TODAY WE ARE IN THE MIDDLE OF THE FUTURE. YESTERday we were at war. Today we are living in a post-war world. Great questions challenge the voters' attention. While we were at war, buildings of stone and concrete were destroyed in a flash to be rebuilt in a month, or a year, or in the years unfolding. Political arrangements, institutions, and attitudes are more durable. They change under the hammer of war or depression, but who can know how different they will be when the hammer is gone?
The most interesting thing about this fact of the future is that we and all the people of the world--not only the voters of America but also the people of other lands--are living in this new age whether we know it or not. We may try to confine our thinking to our congressional district, but our daily actions will not be walled in. They touch lands out of sight and out of mind and far away. Our thinking has remained singularly parochial for a people that invented the atomic bomb. Our tools of communication have been improved enormously during the last 2,000 years, but whether or not progress has been made in the social and political ideas communicated is a question still under debate. Our Einsteins have certainly outstripped our Aristotles.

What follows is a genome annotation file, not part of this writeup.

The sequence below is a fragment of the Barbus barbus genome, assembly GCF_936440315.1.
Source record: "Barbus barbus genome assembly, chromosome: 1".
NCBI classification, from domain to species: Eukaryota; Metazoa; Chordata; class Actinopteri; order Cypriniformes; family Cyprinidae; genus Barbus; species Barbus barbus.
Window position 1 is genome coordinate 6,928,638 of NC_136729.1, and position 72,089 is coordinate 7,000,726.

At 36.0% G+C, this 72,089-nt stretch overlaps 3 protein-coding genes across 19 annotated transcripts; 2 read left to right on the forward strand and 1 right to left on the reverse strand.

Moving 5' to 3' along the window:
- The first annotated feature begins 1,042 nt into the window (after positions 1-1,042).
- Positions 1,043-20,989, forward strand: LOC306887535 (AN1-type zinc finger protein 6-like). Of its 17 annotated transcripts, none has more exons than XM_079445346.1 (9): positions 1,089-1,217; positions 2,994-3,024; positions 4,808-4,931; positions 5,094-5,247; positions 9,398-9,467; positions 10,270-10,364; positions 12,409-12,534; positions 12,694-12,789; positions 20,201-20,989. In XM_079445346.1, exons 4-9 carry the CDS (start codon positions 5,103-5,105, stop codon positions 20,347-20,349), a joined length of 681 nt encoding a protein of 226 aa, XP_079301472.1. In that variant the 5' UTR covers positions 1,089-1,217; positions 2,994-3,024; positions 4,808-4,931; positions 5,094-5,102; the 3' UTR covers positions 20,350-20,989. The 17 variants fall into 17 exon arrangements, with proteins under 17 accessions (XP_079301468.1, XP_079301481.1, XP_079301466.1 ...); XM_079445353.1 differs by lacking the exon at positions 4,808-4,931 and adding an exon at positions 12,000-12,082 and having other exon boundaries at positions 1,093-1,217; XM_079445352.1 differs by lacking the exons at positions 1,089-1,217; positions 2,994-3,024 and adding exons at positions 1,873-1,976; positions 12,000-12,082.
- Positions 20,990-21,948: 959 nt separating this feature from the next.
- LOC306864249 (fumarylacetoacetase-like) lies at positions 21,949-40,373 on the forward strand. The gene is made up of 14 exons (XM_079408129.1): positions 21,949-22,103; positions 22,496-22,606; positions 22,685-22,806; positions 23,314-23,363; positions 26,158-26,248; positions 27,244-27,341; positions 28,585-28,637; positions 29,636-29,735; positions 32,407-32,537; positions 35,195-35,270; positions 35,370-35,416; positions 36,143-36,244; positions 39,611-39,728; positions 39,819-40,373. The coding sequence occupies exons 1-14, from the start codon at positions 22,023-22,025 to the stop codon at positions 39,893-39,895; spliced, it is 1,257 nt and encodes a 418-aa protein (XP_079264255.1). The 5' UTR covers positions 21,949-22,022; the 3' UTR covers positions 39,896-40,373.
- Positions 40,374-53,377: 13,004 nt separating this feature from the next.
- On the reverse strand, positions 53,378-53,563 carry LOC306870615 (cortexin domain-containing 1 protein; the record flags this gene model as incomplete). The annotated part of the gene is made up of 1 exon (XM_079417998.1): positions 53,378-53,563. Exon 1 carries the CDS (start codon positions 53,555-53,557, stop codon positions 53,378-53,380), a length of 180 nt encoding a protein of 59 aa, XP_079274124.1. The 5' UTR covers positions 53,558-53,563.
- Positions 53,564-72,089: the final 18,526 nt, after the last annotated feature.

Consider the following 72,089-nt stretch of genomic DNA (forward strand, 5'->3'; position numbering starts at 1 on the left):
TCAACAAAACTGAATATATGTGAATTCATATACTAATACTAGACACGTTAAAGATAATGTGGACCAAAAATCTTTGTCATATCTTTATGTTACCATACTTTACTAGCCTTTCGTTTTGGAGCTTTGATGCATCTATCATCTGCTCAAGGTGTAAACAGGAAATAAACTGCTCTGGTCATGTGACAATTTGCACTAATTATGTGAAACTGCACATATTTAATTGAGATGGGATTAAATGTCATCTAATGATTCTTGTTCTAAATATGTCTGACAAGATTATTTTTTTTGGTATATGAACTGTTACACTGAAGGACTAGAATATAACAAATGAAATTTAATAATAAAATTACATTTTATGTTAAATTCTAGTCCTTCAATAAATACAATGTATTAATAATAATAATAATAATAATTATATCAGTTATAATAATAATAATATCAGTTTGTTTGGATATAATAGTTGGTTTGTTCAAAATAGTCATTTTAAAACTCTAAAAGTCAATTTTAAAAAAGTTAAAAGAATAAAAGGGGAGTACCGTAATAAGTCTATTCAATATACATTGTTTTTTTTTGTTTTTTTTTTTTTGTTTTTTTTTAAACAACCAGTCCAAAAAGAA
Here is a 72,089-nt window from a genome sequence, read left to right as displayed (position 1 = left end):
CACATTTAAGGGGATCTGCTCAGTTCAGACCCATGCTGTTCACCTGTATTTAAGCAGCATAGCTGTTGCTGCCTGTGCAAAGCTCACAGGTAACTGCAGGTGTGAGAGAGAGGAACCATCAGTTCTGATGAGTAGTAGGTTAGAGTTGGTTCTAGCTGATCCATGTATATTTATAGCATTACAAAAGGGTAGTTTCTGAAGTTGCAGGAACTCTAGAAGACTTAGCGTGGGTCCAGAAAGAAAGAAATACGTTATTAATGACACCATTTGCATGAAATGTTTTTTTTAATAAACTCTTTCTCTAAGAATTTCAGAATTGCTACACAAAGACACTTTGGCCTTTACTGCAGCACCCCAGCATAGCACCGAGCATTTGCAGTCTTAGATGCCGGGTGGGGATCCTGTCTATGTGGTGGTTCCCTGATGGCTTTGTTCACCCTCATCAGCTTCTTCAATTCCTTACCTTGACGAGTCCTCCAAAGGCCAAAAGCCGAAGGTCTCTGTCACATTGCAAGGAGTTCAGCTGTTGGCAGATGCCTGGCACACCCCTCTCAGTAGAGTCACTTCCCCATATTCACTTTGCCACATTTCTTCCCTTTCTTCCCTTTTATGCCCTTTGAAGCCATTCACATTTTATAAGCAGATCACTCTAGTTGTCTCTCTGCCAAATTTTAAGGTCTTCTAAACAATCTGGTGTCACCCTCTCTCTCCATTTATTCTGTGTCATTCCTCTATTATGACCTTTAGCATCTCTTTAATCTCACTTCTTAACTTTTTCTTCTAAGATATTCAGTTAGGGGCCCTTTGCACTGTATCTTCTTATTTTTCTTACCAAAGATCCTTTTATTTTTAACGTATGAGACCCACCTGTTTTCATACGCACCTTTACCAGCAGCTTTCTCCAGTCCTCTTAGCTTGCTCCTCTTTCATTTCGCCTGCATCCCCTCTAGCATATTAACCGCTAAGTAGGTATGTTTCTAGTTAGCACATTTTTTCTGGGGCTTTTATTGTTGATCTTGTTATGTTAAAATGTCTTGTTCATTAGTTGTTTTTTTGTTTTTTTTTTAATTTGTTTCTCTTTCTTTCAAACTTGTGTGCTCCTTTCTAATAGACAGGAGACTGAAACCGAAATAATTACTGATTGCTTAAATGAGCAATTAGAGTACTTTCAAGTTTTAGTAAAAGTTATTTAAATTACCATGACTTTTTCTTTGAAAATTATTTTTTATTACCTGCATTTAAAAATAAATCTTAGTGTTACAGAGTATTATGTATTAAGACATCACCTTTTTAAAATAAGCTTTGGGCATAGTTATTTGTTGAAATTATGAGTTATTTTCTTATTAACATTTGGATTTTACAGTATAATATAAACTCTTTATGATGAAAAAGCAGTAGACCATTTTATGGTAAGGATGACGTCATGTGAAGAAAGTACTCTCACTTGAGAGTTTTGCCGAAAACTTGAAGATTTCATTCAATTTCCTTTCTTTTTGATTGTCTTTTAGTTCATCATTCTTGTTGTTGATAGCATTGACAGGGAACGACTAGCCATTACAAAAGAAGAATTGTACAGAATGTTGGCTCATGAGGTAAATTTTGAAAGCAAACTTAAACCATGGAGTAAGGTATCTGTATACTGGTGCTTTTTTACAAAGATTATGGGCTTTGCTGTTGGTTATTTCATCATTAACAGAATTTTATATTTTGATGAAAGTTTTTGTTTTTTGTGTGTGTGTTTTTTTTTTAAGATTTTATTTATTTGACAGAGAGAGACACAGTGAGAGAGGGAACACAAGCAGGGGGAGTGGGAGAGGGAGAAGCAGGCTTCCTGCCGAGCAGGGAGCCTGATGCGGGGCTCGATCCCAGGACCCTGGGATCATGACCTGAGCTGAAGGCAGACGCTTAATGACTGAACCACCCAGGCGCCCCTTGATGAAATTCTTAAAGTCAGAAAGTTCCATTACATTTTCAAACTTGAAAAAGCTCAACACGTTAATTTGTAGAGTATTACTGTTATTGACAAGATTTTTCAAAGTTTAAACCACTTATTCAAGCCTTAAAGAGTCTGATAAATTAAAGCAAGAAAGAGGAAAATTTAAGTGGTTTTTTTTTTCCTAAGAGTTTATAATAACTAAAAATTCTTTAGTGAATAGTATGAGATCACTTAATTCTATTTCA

And Einstein himself once told me the reason why. A few months before Germany waged war on Russia, Mr. Einstein casually asked me what I thought Russia was going to do. I replied that I did not know. Immediately I asked him the same question, but he, too, said, "I do not know." I next